Swedish inventor Alfred Nobel established the prizes more than century ago with the instruction that his entire estate be used to endow “prizes to those who, during the preceding year, shall have conferred the greatest benefit to mankind.” The categories laid out in his will—physics, chemistry, physiology or medicine, and peace—have remained the basis of the awards, and a prize for economics was added in 1968.
But life has changed dramatically in the 118 years since Nobel died. Since the first prize was given in 1901, the industrial era has passed and the information age is now well and truly upon us. Humanity has become an urban species, with more than half the world now living in cities, carbon pollution has pushed greenhouse gases to the highest concentrations ever recorded, and the mobile phone has become the quickest and biggest technology uptake in human history. Almost 4 billion people are now online, and since 2015, data flows have driven more global economic growth than the entire physical goods trade.
Technology is at the source of all these changes, yet there’s still no prize for technologists. No prizes for the automobile, lightbulb, plane, mobile phone, or the internet. None for the inventor of the modern combine harvester or the team that sequenced the first human genome. Despite being responsible for inventions that have fundamentally altered the course of human history, no recognition for the genius of Nikola Tesla or Thomas Edison.
Every now and again a technologist does sneak in, usually in the physics category. Guglielmo Marconi, for example, got a prize in 1909 for the radio transmitter, and the creators of the transistor (1956), laser (1964), semiconductor (2000), and the LED (2014) have all received physics Nobels, too. The exception however, proves the rule. Over the awards’ history, they’ve been given to 881 people, only 28 of whom have been engineers or technologists.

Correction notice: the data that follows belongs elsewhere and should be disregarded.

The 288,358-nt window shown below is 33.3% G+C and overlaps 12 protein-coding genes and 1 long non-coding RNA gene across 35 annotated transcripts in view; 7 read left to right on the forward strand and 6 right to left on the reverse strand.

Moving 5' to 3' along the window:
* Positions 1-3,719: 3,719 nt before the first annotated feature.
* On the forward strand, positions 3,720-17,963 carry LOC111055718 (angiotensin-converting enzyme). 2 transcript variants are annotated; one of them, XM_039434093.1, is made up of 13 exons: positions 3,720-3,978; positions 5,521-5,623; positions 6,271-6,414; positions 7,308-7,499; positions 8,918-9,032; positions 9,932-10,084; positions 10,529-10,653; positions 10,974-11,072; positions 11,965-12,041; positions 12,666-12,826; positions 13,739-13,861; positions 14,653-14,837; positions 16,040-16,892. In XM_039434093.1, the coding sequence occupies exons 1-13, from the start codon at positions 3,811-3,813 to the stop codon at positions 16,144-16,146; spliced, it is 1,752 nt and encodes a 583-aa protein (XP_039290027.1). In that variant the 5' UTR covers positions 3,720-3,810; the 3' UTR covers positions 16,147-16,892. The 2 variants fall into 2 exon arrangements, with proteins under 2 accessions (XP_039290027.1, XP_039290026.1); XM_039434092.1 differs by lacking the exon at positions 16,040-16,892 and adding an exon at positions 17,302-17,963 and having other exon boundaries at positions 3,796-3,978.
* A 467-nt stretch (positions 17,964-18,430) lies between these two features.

So, what gives? Why only those five original fields? Nobel didn’t say, revealing only that he made his choices “after mature deliberation.”
One way of looking at it is that when he was designing his categories, he wanted the prizes to only reflect advances in fundamental science. In this view, “lesser” sciences such as biology, geology, or computer science—or technology-driven fields such as engineering or robotics—don’t qualify. As genome-sequencing pioneer Eric Lander once said, “You don’t get a Nobel Prize for turning a crank.”
But what then of literature and peace, or the newer prize for economics (an applied science at best, and a pseudoscience at worst)?
Technology isn’t the only field to get the cold shoulder. Mathematics—the international language, the foundation of so many scientific pursuits, and arguably the most fundamental theoretical discipline of all—doesn’t have a Nobel Prize, either. Mathematicians have complained about this for decades. One story suggests that Nobel disliked the Finnish mathematician Rolf Nevanlinna, and assumed that he would be the first winner of the mathematics prize, if he decided to award one. Alternatively, math undergraduates are often told that Nobel was jealous of a Swedish mathematician who had an affair with his wife (though this story is ruined by the fact that Nobel didn’t actually have a wife).